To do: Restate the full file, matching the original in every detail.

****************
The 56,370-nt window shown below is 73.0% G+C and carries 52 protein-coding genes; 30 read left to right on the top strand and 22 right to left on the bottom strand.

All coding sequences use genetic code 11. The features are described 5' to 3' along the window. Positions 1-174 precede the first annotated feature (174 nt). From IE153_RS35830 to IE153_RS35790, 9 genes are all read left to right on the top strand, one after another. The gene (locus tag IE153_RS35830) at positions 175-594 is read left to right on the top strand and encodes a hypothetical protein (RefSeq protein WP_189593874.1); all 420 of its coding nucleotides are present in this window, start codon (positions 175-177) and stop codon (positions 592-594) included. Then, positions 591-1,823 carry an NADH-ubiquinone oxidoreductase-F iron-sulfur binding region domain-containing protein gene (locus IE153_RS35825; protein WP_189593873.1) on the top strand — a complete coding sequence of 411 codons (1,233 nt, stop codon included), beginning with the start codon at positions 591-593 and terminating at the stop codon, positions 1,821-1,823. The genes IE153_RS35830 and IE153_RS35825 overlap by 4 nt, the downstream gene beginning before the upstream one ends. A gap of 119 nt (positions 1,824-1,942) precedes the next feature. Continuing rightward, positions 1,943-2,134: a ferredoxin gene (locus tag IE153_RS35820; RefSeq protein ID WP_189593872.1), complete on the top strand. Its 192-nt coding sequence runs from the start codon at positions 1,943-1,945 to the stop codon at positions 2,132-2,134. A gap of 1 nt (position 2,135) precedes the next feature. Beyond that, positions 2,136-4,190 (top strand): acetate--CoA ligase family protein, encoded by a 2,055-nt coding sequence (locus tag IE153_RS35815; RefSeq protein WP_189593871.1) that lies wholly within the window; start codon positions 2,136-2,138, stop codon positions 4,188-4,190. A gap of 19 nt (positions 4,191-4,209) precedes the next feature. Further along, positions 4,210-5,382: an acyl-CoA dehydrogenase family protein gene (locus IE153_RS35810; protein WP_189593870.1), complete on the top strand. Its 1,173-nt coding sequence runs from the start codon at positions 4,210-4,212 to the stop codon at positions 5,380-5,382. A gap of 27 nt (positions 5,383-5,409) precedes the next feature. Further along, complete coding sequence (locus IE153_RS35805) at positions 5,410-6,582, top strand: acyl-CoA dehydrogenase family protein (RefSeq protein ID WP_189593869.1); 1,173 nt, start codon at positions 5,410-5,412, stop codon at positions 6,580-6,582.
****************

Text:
The 56,370-nt window shown below is 73.0% G+C and carries 52 protein-coding genes; 30 read left to right on the top strand and 22 right to left on the bottom strand.

All coding sequences use genetic code 11. The features are described 5' to 3' along the window. Positions 1-174 precede the first annotated feature (174 nt). From IE153_RS35830 to IE153_RS35790, 9 genes are all read left to right on the top strand, one after another. The gene (locus tag IE153_RS35830) at positions 175-594 is read left to right on the top strand and encodes a hypothetical protein (RefSeq protein WP_189593874.1); all 420 of its coding nucleotides are present in this window, start codon (positions 175-177) and stop codon (positions 592-594) included. Then, positions 591-1,823 carry an NADH-ubiquinone oxidoreductase-F iron-sulfur binding region domain-containing protein gene (locus IE153_RS35825; protein WP_189593873.1) on the top strand — a complete coding sequence of 411 codons (1,233 nt, stop codon included), beginning with the start codon at positions 591-593 and terminating at the stop codon, positions 1,821-1,823. The genes IE153_RS35830 and IE153_RS35825 overlap by 4 nt, the downstream gene beginning before the upstream one ends. A gap of 119 nt (positions 1,824-1,942) precedes the next feature. Continuing rightward, positions 1,943-2,134: a ferredoxin gene (locus tag IE153_RS35820; RefSeq protein ID WP_189593872.1), complete on the top strand. Its 192-nt coding sequence runs from the start codon at positions 1,943-1,945 to the stop codon at positions 2,132-2,134. A gap of 1 nt (position 2,135) precedes the next feature. Beyond that, positions 2,136-4,190 (top strand): acetate--CoA ligase family protein, encoded by a 2,055-nt coding sequence (locus tag IE153_RS35815; RefSeq protein WP_189593871.1) that lies wholly within the window; start codon positions 2,136-2,138, stop codon positions 4,188-4,190. A gap of 19 nt (positions 4,191-4,209) precedes the next feature. Further along, positions 4,210-5,382: an acyl-CoA dehydrogenase family protein gene (locus IE153_RS35810; protein WP_189593870.1), complete on the top strand. Its 1,173-nt coding sequence runs from the start codon at positions 4,210-4,212 to the stop codon at positions 5,380-5,382. A gap of 27 nt (positions 5,383-5,409) precedes the next feature. Further along, complete coding sequence (locus IE153_RS35805) at positions 5,410-6,582, top strand: acyl-CoA dehydrogenase family protein (RefSeq protein ID WP_189593869.1); 1,173 nt, start codon at positions 5,410-5,412, stop codon at positions 6,580-6,582.